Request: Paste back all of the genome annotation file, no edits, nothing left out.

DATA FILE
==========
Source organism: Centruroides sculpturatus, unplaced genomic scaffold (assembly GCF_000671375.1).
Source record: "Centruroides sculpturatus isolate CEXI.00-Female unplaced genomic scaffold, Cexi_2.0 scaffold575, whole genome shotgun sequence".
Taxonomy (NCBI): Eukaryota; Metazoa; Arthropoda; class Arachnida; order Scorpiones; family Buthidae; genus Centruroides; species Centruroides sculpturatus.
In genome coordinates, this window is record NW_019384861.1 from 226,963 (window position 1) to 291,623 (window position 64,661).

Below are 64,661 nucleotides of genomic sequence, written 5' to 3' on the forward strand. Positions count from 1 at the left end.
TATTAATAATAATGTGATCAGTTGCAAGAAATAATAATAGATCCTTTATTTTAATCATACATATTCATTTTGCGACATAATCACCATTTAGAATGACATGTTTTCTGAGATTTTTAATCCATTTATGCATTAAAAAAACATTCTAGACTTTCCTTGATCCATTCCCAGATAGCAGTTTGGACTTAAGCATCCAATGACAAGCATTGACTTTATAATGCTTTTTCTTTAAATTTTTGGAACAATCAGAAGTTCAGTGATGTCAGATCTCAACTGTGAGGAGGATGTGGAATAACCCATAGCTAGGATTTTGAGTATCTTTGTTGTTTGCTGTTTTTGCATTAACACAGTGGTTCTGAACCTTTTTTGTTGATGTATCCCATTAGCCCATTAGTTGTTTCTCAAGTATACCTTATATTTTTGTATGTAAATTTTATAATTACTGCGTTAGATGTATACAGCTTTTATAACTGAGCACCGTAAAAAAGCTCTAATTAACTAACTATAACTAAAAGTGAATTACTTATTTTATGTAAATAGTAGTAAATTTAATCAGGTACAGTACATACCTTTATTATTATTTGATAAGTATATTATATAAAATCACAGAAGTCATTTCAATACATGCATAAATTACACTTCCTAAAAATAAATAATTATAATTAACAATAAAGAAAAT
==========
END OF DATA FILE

Source organism: Centruroides sculpturatus, unplaced genomic scaffold (assembly GCF_000671375.1).
Source record: "Centruroides sculpturatus isolate CEXI.00-Female unplaced genomic scaffold, Cexi_2.0 scaffold575, whole genome shotgun sequence".
Taxonomy (NCBI): Eukaryota; Metazoa; Arthropoda; class Arachnida; order Scorpiones; family Buthidae; genus Centruroides; species Centruroides sculpturatus.
In genome coordinates, this window is record NW_019384861.1 from 226,963 (window position 1) to 291,623 (window position 64,661).

Below are 64,661 nucleotides of genomic sequence, written 5' to 3' on the forward strand. Positions count from 1 at the left end.
TATTAATAATAATGTGATCAGTTGCAAGAAATAATAATAGATCCTTTATTTTAATCATACATATTCATTTTGCGACATAATCACCATTTAGAATGACATGTTTTCTGAGATTTTTAATCCATTTATGCATTAAAAAAACATTCTAGACTTTCCTTGATCCATTCCCAGATAGCAGTTTGGACTTAAGCATCCAATGACAAGCATTGACTTTATAATGCTTTTTCTTTAAATTTTTGGAACAATCAGAAGTTCAGTGATGTCAGATCTCAACTGTGAGGAGGATGTGGAATAACCCATAGCTAGGATTTTGAGTATCTTTGTTGTTTGCTGTTTTTGCATTAACACAGTGGTTCTGAACCTTTTTTGTTGATGTATCCCATTAGCCCATTAGTTGTTTCTCAAGTATACCTTATATTTTTGTATGTAAATTTTATAATTACTGCGTTAGATGTATACAGCTTTTATAACTGAGCACCGTAAAAAAGCTCTAATTAACTAACTATAACTAAAAGTGAATTACTTATTTTATGTAAATAGTAGTAAATTTAATCAGGTACAGTACATACCTTTATTATTATTTGATAAGTATATTATATAAAATCACAGAAGTCATTTCAATACATGCATAAATTACACTTCCTAAAAATAAATAATTATAATTAACAATAAAGAAAAT